An anti-government protester raises her fist during a demonstration in central Ankara June 3, 2013. Reuters/Umit Bektas

There ought to be a word for the kind of irony that attends a culture convulsing over the massacre on the latest episode of Game of Thrones just as a blossom of real-life political dissent is appearing in Turkey, don’t you think? (Which isn’t even to mention that yesterday and today are the twenty-fourth anniversary of the Tiananmen Square massacre.) One doesn’t want to scold people for paying attention to pop culture—as a person who writes about it, I would be a giant hypocrite if I did. But the way these two things have met in time at the very least raises the question: Why don’t we care, in quite the same way? I somehow doubt it’s because Americans haven’t the heart for real political conflict. Nor do I think the whole explanation is that Americans feel powerless. It’s not like any of us could have stepped in front of the sword that ran through Robb’s gullet on Sunday night.

Rather, I suspect it’s mostly the power of narrative that’s missing here. The truth is that most people have no idea what the story of Turkey is, and only the vaguest sense of Erdogan’s failings. This seems to go for the leftist friends we all have posting links to Occupy Gezi on Facebook; they see the word Occupy and know they support it, but called upon to articulate the precise problem, they refer to the link. By contrast, the ten or twelve episodes a year of Game of Thrones make Robb and Catelyn Stark practically our next-door neighbors. They get the advantage of names and faces and histories. It’s more affecting than the aerial shorts we get of crowds of protesters, who lack much impact other than their large, anonymous character.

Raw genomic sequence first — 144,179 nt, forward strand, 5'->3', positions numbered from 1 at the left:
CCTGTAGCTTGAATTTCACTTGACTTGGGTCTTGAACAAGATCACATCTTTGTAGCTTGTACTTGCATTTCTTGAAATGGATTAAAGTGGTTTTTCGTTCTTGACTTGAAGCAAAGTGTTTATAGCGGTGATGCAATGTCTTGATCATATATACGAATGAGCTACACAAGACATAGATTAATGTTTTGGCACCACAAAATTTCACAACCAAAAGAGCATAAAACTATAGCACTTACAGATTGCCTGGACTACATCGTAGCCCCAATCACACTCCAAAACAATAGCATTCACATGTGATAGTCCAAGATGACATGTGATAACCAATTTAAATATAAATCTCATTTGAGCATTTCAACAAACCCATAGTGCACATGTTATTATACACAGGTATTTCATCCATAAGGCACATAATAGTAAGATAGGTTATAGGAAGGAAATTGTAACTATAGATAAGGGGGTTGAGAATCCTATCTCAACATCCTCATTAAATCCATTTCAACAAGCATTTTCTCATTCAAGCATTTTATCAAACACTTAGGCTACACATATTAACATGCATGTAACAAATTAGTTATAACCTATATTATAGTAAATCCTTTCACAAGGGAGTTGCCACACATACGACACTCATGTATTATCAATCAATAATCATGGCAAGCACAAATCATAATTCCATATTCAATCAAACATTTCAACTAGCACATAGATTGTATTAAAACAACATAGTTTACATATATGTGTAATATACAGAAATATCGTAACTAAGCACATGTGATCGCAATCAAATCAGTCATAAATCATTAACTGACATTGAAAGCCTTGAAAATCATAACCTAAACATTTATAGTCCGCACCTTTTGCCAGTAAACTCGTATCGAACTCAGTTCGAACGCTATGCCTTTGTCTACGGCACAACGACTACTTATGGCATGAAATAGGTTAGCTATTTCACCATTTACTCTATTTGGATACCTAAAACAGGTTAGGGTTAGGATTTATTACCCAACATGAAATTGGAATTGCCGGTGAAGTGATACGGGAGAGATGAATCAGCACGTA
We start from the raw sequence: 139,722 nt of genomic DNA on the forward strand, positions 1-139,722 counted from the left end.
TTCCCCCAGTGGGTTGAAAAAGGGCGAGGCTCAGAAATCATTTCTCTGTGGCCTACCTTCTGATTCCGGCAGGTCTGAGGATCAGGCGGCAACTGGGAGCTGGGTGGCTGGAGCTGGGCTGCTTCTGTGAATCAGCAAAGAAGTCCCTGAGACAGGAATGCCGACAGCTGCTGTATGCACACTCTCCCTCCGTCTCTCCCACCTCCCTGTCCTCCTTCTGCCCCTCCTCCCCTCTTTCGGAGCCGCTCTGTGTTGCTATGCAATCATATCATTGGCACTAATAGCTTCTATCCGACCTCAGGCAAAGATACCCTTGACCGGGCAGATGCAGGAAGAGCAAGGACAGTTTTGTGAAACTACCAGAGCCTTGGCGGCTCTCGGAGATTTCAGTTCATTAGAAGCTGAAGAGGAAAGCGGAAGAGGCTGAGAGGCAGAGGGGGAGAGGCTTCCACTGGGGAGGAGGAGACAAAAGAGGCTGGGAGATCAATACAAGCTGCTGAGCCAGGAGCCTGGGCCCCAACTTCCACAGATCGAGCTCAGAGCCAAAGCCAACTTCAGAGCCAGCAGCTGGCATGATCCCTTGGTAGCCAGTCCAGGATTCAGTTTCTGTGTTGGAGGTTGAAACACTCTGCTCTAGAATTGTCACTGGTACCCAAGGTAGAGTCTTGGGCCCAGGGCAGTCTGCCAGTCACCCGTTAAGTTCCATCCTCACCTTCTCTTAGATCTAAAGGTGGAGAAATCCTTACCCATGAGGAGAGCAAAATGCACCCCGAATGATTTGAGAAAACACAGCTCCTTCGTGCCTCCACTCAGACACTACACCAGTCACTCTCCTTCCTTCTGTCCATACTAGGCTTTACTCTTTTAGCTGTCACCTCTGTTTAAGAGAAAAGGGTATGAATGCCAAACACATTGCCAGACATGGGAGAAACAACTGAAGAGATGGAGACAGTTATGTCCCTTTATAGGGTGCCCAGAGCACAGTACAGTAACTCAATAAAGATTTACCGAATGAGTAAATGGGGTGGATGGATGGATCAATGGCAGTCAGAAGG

Narrative reporting on foreign affairs—i.e., the kind of long-form piece that identifies characters and histories in the crowd—is awful slim in the US at the best of times. Instead we have the citizen journalism of Twitter and Facebook, which has its advantages in volume, and in the slightly more democratic makeup of the people who are bringing the news to us. But what it seems to lack is anyone drawing it together in a coherent whole, making it clear what all the human costs are.

Perhaps it’s never possible to do this at the same time that the “revolution” is ongoing. Elif Batuman, at The New Yorker, points out that even within Turkey itself, the television is ignoring the matter. And yet: In Tiananmen, we had that iconic photo of the man in front of the tank to do it. It said: watch and learn. At the moment, I’d be happy if I could better accomplish the “watch” part.

Fuck the high road, Jessica Valenti writes. Sometimes, you’ve got to feed the trolls.